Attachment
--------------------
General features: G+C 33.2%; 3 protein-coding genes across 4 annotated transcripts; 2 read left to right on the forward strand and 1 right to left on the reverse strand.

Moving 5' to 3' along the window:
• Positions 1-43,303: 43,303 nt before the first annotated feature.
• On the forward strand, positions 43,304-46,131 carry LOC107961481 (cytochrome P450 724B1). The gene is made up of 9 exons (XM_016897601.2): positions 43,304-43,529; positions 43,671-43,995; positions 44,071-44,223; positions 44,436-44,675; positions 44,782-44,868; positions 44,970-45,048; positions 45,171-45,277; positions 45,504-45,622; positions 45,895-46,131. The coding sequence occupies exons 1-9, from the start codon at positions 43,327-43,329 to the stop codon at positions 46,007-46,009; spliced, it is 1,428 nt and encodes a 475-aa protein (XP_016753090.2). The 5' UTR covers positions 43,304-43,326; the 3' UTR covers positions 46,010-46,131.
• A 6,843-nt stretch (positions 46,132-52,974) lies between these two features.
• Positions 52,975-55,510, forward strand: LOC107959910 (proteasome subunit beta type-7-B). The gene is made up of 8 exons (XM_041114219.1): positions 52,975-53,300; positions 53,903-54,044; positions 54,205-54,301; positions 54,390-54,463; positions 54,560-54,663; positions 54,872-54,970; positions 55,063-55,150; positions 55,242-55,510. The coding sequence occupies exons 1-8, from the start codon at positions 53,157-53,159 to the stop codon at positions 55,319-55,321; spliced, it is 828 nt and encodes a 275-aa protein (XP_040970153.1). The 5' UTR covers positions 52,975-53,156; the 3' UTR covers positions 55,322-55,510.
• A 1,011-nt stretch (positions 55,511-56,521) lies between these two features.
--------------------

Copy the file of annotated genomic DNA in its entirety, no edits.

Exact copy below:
General features: G+C 33.2%; 3 protein-coding genes across 4 annotated transcripts; 2 read left to right on the forward strand and 1 right to left on the reverse strand.

Moving 5' to 3' along the window:
• Positions 1-43,303: 43,303 nt before the first annotated feature.
• On the forward strand, positions 43,304-46,131 carry LOC107961481 (cytochrome P450 724B1). The gene is made up of 9 exons (XM_016897601.2): positions 43,304-43,529; positions 43,671-43,995; positions 44,071-44,223; positions 44,436-44,675; positions 44,782-44,868; positions 44,970-45,048; positions 45,171-45,277; positions 45,504-45,622; positions 45,895-46,131. The coding sequence occupies exons 1-9, from the start codon at positions 43,327-43,329 to the stop codon at positions 46,007-46,009; spliced, it is 1,428 nt and encodes a 475-aa protein (XP_016753090.2). The 5' UTR covers positions 43,304-43,326; the 3' UTR covers positions 46,010-46,131.
• A 6,843-nt stretch (positions 46,132-52,974) lies between these two features.
• Positions 52,975-55,510, forward strand: LOC107959910 (proteasome subunit beta type-7-B). The gene is made up of 8 exons (XM_041114219.1): positions 52,975-53,300; positions 53,903-54,044; positions 54,205-54,301; positions 54,390-54,463; positions 54,560-54,663; positions 54,872-54,970; positions 55,063-55,150; positions 55,242-55,510. The coding sequence occupies exons 1-8, from the start codon at positions 53,157-53,159 to the stop codon at positions 55,319-55,321; spliced, it is 828 nt and encodes a 275-aa protein (XP_040970153.1). The 5' UTR covers positions 52,975-53,156; the 3' UTR covers positions 55,322-55,510.
• A 1,011-nt stretch (positions 55,511-56,521) lies between these two features.